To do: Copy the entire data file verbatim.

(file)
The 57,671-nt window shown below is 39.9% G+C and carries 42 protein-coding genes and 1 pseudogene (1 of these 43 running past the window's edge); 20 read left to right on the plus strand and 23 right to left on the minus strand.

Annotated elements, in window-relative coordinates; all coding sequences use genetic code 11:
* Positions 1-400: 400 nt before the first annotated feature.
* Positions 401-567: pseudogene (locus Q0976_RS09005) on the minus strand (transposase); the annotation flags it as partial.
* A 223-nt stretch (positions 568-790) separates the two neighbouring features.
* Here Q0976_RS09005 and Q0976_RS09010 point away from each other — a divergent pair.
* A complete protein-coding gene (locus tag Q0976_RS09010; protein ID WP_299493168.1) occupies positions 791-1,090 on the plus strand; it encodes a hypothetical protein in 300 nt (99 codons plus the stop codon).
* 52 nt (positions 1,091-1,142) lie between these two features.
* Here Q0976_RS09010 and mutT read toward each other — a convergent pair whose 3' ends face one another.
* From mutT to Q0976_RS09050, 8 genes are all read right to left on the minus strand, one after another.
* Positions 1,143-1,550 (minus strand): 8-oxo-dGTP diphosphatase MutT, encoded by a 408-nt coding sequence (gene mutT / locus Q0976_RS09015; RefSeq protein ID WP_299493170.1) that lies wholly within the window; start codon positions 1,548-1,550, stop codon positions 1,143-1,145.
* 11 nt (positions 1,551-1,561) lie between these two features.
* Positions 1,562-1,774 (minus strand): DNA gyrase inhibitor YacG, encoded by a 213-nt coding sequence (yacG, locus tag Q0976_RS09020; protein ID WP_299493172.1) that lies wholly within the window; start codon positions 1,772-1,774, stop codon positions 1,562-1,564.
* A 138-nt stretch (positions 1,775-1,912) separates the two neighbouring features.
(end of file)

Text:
The 57,671-nt window shown below is 39.9% G+C and carries 42 protein-coding genes and 1 pseudogene (1 of these 43 running past the window's edge); 20 read left to right on the plus strand and 23 right to left on the minus strand.

Annotated elements, in window-relative coordinates; all coding sequences use genetic code 11:
* Positions 1-400: 400 nt before the first annotated feature.
* Positions 401-567: pseudogene (locus Q0976_RS09005) on the minus strand (transposase); the annotation flags it as partial.
* A 223-nt stretch (positions 568-790) separates the two neighbouring features.
* Here Q0976_RS09005 and Q0976_RS09010 point away from each other — a divergent pair.
* A complete protein-coding gene (locus tag Q0976_RS09010; protein ID WP_299493168.1) occupies positions 791-1,090 on the plus strand; it encodes a hypothetical protein in 300 nt (99 codons plus the stop codon).
* 52 nt (positions 1,091-1,142) lie between these two features.
* Here Q0976_RS09010 and mutT read toward each other — a convergent pair whose 3' ends face one another.
* From mutT to Q0976_RS09050, 8 genes are all read right to left on the minus strand, one after another.
* Positions 1,143-1,550 (minus strand): 8-oxo-dGTP diphosphatase MutT, encoded by a 408-nt coding sequence (gene mutT / locus Q0976_RS09015; RefSeq protein ID WP_299493170.1) that lies wholly within the window; start codon positions 1,548-1,550, stop codon positions 1,143-1,145.
* 11 nt (positions 1,551-1,561) lie between these two features.
* Positions 1,562-1,774 (minus strand): DNA gyrase inhibitor YacG, encoded by a 213-nt coding sequence (yacG, locus tag Q0976_RS09020; protein ID WP_299493172.1) that lies wholly within the window; start codon positions 1,772-1,774, stop codon positions 1,562-1,564.
* A 138-nt stretch (positions 1,775-1,912) separates the two neighbouring features.